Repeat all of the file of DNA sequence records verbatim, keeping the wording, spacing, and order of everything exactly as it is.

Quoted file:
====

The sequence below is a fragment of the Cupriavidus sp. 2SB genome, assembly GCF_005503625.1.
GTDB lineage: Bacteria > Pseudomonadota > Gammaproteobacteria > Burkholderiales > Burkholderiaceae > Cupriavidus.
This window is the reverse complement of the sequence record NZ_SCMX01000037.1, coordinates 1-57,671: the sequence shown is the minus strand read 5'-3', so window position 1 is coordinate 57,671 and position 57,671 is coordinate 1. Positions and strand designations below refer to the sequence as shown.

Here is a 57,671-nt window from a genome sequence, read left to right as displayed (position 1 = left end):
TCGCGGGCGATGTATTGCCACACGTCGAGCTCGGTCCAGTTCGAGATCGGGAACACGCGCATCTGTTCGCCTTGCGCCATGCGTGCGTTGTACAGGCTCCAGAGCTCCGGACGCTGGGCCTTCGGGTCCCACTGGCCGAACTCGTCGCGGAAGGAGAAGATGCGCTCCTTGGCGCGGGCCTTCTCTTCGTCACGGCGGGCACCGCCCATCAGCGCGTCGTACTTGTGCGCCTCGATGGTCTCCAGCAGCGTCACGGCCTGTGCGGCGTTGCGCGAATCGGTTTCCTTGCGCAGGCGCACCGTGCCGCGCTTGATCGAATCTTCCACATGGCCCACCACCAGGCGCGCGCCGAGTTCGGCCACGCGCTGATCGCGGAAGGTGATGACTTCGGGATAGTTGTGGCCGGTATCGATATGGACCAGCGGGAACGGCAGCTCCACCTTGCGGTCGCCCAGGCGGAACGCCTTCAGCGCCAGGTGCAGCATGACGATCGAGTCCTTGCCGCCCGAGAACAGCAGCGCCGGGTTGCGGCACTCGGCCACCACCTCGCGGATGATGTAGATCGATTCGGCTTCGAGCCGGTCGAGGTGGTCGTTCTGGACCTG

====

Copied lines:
The sequence below is a fragment of the Cupriavidus sp. 2SB genome, assembly GCF_005503625.1.
GTDB lineage: Bacteria > Pseudomonadota > Gammaproteobacteria > Burkholderiales > Burkholderiaceae > Cupriavidus.
This window is the reverse complement of the sequence record NZ_SCMX01000037.1, coordinates 1-57,671: the sequence shown is the minus strand read 5'-3', so window position 1 is coordinate 57,671 and position 57,671 is coordinate 1. Positions and strand designations below refer to the sequence as shown.

Here is a 57,671-nt window from a genome sequence, read left to right as displayed (position 1 = left end):
TCGCGGGCGATGTATTGCCACACGTCGAGCTCGGTCCAGTTCGAGATCGGGAACACGCGCATCTGTTCGCCTTGCGCCATGCGTGCGTTGTACAGGCTCCAGAGCTCCGGACGCTGGGCCTTCGGGTCCCACTGGCCGAACTCGTCGCGGAAGGAGAAGATGCGCTCCTTGGCGCGGGCCTTCTCTTCGTCACGGCGGGCACCGCCCATCAGCGCGTCGTACTTGTGCGCCTCGATGGTCTCCAGCAGCGTCACGGCCTGTGCGGCGTTGCGCGAATCGGTTTCCTTGCGCAGGCGCACCGTGCCGCGCTTGATCGAATCTTCCACATGGCCCACCACCAGGCGCGCGCCGAGTTCGGCCACGCGCTGATCGCGGAAGGTGATGACTTCGGGATAGTTGTGGCCGGTATCGATATGGACCAGCGGGAACGGCAGCTCCACCTTGCGGTCGCCCAGGCGGAACGCCTTCAGCGCCAGGTGCAGCATGACGATCGAGTCCTTGCCGCCCGAGAACAGCAGCGCCGGGTTGCGGCACTCGGCCACCACCTCGCGGATGATGTAGATCGATTCGGCTTCGAGCCGGTCGAGGTGGTCGTTCTGGACCTG